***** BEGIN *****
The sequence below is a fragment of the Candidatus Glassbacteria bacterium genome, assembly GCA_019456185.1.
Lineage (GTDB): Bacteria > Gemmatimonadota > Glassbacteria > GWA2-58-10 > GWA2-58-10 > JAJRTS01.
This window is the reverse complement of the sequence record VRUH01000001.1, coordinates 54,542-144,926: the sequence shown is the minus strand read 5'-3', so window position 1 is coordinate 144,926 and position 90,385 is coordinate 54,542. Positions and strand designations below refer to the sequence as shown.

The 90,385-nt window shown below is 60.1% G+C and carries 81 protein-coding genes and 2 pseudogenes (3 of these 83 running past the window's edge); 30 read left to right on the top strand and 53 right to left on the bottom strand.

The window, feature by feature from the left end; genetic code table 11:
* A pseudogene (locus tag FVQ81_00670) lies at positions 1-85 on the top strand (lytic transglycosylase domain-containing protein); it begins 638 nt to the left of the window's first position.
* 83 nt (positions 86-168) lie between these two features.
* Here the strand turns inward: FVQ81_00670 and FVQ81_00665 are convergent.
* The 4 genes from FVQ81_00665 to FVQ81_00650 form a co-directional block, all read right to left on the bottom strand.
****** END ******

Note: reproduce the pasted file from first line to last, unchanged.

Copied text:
The sequence below is a fragment of the Candidatus Glassbacteria bacterium genome, assembly GCA_019456185.1.
Lineage (GTDB): Bacteria > Gemmatimonadota > Glassbacteria > GWA2-58-10 > GWA2-58-10 > JAJRTS01.
This window is the reverse complement of the sequence record VRUH01000001.1, coordinates 54,542-144,926: the sequence shown is the minus strand read 5'-3', so window position 1 is coordinate 144,926 and position 90,385 is coordinate 54,542. Positions and strand designations below refer to the sequence as shown.

The 90,385-nt window shown below is 60.1% G+C and carries 81 protein-coding genes and 2 pseudogenes (3 of these 83 running past the window's edge); 30 read left to right on the top strand and 53 right to left on the bottom strand.

The window, feature by feature from the left end; genetic code table 11:
* A pseudogene (locus tag FVQ81_00670) lies at positions 1-85 on the top strand (lytic transglycosylase domain-containing protein); it begins 638 nt to the left of the window's first position.
* 83 nt (positions 86-168) lie between these two features.
* Here the strand turns inward: FVQ81_00670 and FVQ81_00665 are convergent.
* The 4 genes from FVQ81_00665 to FVQ81_00650 form a co-directional block, all read right to left on the bottom strand.